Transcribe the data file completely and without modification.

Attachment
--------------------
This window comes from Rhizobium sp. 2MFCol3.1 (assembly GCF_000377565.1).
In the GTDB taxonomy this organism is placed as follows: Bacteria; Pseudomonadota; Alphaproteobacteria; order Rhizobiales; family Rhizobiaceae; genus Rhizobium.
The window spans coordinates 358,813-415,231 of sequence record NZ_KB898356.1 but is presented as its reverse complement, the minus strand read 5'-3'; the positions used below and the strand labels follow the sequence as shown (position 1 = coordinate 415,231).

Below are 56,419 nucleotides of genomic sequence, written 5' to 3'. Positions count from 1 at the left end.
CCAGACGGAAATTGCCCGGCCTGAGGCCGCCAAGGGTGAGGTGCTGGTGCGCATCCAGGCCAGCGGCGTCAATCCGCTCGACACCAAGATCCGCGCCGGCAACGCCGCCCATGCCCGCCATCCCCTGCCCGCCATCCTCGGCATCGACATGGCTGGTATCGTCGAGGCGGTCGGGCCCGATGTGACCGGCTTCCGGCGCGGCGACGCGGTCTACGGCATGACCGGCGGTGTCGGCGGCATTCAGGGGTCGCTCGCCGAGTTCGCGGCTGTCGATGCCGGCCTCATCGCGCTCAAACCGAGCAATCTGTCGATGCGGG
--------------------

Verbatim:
This window comes from Rhizobium sp. 2MFCol3.1 (assembly GCF_000377565.1).
In the GTDB taxonomy this organism is placed as follows: Bacteria; Pseudomonadota; Alphaproteobacteria; order Rhizobiales; family Rhizobiaceae; genus Rhizobium.
The window spans coordinates 358,813-415,231 of sequence record NZ_KB898356.1 but is presented as its reverse complement, the minus strand read 5'-3'; the positions used below and the strand labels follow the sequence as shown (position 1 = coordinate 415,231).

Below are 56,419 nucleotides of genomic sequence, written 5' to 3'. Positions count from 1 at the left end.
CCAGACGGAAATTGCCCGGCCTGAGGCCGCCAAGGGTGAGGTGCTGGTGCGCATCCAGGCCAGCGGCGTCAATCCGCTCGACACCAAGATCCGCGCCGGCAACGCCGCCCATGCCCGCCATCCCCTGCCCGCCATCCTCGGCATCGACATGGCTGGTATCGTCGAGGCGGTCGGGCCCGATGTGACCGGCTTCCGGCGCGGCGACGCGGTCTACGGCATGACCGGCGGTGTCGGCGGCATTCAGGGGTCGCTCGCCGAGTTCGCGGCTGTCGATGCCGGCCTCATCGCGCTCAAACCGAGCAATCTGTCGATGCGGG